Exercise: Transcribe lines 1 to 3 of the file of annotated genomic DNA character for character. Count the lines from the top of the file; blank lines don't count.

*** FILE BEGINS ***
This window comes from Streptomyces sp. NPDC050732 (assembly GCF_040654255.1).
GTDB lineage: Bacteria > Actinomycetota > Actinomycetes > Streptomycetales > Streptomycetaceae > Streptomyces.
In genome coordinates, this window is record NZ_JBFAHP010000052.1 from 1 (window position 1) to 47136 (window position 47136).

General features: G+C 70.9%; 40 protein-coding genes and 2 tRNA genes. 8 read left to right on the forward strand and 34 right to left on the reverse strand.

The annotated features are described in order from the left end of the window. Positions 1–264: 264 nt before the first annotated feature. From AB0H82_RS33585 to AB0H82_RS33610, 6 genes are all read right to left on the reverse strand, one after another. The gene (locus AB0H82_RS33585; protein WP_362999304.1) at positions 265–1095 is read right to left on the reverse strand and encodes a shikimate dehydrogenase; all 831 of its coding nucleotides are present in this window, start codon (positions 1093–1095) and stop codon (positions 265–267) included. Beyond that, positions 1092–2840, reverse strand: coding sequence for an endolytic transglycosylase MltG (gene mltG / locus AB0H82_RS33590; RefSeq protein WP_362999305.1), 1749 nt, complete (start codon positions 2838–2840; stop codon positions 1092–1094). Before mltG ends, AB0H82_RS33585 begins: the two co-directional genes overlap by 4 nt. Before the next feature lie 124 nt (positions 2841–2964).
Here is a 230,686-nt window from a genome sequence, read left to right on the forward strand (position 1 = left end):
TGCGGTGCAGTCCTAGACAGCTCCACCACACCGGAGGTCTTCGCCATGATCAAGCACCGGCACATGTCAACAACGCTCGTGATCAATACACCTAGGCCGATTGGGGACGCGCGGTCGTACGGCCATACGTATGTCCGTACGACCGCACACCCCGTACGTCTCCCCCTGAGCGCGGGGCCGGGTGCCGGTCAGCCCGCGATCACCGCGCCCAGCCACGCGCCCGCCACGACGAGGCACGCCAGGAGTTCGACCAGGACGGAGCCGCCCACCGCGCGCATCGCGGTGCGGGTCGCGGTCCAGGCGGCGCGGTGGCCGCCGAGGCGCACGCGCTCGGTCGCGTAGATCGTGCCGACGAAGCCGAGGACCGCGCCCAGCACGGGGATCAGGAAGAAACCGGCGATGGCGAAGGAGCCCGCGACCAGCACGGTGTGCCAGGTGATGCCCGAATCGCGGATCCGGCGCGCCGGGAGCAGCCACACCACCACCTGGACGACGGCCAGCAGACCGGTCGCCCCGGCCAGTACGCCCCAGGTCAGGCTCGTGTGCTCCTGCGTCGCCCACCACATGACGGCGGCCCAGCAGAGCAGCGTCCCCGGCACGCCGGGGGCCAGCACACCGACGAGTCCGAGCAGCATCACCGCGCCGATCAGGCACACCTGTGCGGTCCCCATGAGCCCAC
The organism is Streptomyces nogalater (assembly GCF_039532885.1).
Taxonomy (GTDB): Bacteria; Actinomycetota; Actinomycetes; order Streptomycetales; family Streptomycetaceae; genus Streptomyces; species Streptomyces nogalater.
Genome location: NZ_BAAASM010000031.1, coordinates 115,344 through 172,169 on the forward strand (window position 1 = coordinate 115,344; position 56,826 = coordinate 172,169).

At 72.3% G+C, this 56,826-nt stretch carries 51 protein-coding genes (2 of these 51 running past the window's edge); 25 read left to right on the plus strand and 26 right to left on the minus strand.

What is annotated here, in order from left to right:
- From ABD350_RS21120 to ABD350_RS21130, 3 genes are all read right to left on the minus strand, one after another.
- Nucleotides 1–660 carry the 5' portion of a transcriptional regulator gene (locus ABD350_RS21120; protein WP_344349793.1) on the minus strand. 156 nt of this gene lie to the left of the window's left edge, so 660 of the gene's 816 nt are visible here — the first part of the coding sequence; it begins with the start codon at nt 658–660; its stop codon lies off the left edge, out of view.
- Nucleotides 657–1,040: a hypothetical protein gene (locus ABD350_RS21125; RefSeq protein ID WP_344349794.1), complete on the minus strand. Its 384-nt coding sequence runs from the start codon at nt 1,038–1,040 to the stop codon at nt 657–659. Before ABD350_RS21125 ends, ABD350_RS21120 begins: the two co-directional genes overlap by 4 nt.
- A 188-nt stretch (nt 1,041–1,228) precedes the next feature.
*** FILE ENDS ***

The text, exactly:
This window comes from Streptomyces sp. NPDC050732 (assembly GCF_040654255.1).
GTDB lineage: Bacteria > Actinomycetota > Actinomycetes > Streptomycetales > Streptomycetaceae > Streptomyces.
In genome coordinates, this window is record NZ_JBFAHP010000052.1 from 1 (window position 1) to 47136 (window position 47136).